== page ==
The film won Best in Show at this year’s SIGGRAPH Electronic Theater.
The winner of SIGGRAPH 2019’s Electronic Theater Best in Show is Kristen Lester’s Pixar short, Purl. Created as part of the studio’s SparkShorts programme, Purl tells the story of a ball of yarn starting a new job in a highly ‘bro-infused’ workplace.
As part of befores & afters’ #siggraph2019preview week, I talked to Lester about how new ways of making animated content for Pixar were part of the projection on Purl, including taking advantage of motion capture, real-time workflows and re-purposing assets and animation libraries.
b&a: With Purl it seems like you were able to experiment quite a bit – what was it like for you as director to think of different ways to make a short than might normally have been done at Pixar?
Kristen Lester (director, Purl): Well, originally my first idea was that I wanted to try to actually shoot the film in live action. So, I wanted all the men in the office to be real people. And then I was hoping to make Purl an animated character in a real world. But then I realized that because this was the first time I was making a short that I needed the ability to redo things again and again and again, so I could get myself together. And so, that nixed that idea. I was like, ‘Only one new thing at a time, young lady!’ So, I was like, ‘Okay, I’ll make it fully animated then.’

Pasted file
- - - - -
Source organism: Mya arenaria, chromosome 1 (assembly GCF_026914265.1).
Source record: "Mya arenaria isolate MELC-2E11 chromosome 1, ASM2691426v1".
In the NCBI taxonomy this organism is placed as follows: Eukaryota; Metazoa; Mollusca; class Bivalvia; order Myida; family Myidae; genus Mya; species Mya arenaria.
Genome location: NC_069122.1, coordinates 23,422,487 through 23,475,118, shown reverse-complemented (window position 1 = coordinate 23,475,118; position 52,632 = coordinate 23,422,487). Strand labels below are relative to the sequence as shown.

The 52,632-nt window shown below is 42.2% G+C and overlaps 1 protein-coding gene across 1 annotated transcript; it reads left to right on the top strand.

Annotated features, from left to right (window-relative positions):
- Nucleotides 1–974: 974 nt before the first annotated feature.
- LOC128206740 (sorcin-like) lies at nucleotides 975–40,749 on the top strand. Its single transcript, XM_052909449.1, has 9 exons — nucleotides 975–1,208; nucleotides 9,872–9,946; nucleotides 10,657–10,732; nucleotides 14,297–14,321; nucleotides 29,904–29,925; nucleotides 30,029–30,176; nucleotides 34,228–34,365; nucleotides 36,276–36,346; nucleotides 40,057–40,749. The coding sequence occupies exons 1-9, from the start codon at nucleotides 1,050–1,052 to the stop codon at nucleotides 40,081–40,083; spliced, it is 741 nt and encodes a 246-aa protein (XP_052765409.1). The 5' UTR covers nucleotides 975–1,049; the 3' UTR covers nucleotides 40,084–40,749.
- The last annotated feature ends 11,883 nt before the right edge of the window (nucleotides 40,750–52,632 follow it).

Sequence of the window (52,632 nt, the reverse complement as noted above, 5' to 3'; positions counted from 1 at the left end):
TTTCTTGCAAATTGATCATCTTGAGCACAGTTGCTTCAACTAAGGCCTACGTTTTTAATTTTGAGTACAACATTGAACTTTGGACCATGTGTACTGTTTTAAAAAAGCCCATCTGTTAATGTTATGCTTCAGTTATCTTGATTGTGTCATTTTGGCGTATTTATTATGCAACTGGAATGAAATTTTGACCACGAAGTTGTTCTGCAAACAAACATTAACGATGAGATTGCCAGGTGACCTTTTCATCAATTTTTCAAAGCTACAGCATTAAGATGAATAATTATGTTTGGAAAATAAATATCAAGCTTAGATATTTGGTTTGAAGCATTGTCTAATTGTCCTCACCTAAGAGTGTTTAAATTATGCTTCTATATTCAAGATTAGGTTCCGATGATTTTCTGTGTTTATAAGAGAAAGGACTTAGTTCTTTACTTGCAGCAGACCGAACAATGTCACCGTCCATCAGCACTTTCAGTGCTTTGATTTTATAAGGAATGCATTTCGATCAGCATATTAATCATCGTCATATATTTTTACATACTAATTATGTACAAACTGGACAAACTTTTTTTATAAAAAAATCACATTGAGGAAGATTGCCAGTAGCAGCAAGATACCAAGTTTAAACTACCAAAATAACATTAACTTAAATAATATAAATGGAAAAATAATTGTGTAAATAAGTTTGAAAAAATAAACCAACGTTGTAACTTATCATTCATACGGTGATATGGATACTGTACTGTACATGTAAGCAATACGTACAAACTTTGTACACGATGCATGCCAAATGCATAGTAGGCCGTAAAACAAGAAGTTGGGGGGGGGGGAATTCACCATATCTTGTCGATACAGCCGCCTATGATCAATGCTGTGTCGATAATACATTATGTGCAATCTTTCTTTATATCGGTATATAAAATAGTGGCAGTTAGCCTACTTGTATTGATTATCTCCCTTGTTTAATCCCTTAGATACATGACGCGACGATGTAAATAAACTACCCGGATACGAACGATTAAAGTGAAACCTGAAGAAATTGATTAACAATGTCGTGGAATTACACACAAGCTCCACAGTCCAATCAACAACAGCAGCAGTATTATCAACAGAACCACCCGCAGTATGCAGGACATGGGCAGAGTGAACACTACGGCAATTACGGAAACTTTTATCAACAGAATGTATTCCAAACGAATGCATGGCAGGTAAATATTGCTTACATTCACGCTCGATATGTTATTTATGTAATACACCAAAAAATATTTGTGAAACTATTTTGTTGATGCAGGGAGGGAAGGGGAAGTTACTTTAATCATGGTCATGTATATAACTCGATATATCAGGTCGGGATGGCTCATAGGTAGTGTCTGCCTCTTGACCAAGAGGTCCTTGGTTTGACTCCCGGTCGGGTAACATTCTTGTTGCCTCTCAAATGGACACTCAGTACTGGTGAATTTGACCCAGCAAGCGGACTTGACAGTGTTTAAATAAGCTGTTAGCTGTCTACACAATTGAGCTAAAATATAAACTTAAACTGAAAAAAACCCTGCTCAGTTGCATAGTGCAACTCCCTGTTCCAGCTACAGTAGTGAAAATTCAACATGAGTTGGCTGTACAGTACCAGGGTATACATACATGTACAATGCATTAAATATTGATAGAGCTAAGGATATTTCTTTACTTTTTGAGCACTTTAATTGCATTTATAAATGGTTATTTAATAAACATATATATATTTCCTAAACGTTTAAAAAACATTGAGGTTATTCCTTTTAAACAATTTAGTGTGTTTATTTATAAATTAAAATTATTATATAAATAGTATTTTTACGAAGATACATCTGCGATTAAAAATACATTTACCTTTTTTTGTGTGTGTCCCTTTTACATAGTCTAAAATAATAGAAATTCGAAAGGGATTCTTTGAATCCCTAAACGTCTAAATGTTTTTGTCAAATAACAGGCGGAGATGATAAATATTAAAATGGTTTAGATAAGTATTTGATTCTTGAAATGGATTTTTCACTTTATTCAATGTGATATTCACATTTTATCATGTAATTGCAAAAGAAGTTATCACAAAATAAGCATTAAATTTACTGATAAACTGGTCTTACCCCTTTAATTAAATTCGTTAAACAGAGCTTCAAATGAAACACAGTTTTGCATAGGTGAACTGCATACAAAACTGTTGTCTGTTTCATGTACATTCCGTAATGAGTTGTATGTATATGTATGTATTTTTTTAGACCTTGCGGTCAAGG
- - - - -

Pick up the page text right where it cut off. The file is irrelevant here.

And then our real challenge was the timeline that we had to make the short in, especially with the amount of characters we had to animate. And so, I said, ‘Okay, what do I know that Pixar does really well, and how can I rely on our strengths? And then at the same time, how can I sort of do some careful planning to minimize the amount of work we need to do?’ Because we had a lot of work cut out for us.
So, some stuff we did was, we re-used a lot of assets from various other shows that Pixar had done, and we would change the way they look a little bit, we would change the surfacing, or we would re-model them a little bit to make them look new. But we managed to get a lot of stuff done that way, which was really great.
And then we had a different animation philosophy. For Purl herself we animated her on 2s and 4s, which was great because it gave her the sense of being a creature from a different world, because she literally moved differently than the guys did. But it also helped us get through more animation because we weren’t having to animate as much as we usually do when we animate on 1s.
b&a: Was motion capture part of that mix as well at some point?
Kristen Lester: We did some motion capture early on to give us a base for it. We only used it for the guys, just because there were so many of them. And then what we did is, we animated over the top of that.
And then, on top of that, Pixar has a bunch of stuff that we call our animation library. So, we have a bunch of animations that we’ve gathered from other films that live in this library. We have facial expressions and hand poses and a bunch of other stuff that we were able to use to put into this soup, like motion capture plus straight-up animation, plus the use of animation libraries. It all came together to make this stew that was the animation technique for the guys in the office.
b&a: I read last year about some real-time shading software, Flow, that was used for lookdev on Purl. How did that impact on what you were doing?